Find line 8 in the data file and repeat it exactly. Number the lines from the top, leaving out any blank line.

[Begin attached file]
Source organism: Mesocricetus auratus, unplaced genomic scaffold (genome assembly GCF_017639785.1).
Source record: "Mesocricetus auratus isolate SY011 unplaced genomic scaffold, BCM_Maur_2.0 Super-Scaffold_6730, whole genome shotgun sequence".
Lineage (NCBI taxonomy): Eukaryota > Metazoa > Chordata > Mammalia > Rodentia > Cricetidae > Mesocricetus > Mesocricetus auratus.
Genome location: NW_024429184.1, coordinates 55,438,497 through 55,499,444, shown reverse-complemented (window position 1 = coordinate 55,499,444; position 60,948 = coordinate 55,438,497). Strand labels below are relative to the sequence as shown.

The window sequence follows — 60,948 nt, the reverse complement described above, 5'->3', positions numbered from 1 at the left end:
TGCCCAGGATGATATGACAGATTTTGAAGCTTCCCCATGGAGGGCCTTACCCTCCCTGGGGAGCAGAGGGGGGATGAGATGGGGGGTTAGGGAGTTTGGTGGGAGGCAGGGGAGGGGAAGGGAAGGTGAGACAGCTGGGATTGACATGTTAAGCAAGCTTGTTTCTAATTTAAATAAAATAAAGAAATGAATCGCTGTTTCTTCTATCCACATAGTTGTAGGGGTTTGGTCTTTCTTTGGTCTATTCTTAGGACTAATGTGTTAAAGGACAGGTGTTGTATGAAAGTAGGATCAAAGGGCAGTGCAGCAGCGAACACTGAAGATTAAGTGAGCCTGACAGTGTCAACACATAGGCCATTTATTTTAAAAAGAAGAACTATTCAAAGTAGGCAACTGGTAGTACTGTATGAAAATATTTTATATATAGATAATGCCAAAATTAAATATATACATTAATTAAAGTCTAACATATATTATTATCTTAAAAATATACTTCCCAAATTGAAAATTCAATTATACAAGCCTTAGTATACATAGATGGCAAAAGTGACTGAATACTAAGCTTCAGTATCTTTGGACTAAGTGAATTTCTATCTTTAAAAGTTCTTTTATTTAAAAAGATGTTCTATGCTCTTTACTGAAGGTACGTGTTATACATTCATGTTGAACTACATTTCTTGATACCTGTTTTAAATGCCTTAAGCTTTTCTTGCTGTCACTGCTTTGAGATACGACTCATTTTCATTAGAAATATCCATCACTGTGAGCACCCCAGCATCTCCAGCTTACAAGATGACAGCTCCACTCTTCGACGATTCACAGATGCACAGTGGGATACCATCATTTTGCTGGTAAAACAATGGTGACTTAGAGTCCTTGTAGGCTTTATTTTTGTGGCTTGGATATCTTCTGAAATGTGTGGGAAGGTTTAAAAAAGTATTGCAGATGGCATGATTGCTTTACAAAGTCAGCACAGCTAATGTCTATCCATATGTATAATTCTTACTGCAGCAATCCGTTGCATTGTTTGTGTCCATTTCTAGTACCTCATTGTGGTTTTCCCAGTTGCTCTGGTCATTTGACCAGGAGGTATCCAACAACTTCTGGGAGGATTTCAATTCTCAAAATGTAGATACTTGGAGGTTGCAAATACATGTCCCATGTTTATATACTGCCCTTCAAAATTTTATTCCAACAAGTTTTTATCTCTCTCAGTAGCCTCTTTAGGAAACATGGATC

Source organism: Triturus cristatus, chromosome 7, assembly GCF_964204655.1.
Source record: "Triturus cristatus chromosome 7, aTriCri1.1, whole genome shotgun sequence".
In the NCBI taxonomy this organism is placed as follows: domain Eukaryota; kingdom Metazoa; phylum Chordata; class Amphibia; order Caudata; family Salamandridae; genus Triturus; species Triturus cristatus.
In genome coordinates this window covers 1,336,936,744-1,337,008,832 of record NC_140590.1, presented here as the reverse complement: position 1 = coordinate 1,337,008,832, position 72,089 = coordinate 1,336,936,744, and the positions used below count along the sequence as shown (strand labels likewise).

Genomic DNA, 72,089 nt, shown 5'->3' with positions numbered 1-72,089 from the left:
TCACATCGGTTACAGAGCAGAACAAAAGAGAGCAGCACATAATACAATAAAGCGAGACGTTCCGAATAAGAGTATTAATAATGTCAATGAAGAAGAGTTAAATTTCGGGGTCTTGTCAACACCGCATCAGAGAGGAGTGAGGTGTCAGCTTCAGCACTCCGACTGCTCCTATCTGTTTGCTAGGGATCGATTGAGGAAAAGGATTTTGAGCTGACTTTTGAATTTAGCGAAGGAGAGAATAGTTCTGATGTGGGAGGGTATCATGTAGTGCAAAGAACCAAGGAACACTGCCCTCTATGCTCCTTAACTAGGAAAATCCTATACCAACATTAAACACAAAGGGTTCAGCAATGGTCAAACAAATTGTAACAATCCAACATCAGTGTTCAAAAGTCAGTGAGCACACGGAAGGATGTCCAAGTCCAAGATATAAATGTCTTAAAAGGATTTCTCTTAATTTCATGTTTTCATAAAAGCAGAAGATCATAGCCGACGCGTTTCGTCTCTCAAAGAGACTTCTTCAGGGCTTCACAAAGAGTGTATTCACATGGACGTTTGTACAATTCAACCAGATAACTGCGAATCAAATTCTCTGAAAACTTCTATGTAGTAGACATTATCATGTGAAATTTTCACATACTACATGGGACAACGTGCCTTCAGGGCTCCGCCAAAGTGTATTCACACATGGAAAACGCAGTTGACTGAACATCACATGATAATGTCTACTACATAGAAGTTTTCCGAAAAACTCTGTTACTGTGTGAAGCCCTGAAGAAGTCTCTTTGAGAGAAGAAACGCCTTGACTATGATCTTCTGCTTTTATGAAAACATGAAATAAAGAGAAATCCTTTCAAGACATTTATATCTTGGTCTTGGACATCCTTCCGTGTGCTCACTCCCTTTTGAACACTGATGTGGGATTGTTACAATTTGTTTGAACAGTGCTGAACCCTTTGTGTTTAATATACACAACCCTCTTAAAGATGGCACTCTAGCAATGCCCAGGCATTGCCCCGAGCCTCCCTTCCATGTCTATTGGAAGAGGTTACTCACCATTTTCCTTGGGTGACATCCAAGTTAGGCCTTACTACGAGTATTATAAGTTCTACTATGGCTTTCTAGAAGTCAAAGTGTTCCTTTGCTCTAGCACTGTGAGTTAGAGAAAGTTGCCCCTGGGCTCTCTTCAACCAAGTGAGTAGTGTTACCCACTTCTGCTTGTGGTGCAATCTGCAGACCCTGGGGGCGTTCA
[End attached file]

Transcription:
Source record: "Triturus cristatus chromosome 7, aTriCri1.1, whole genome shotgun sequence".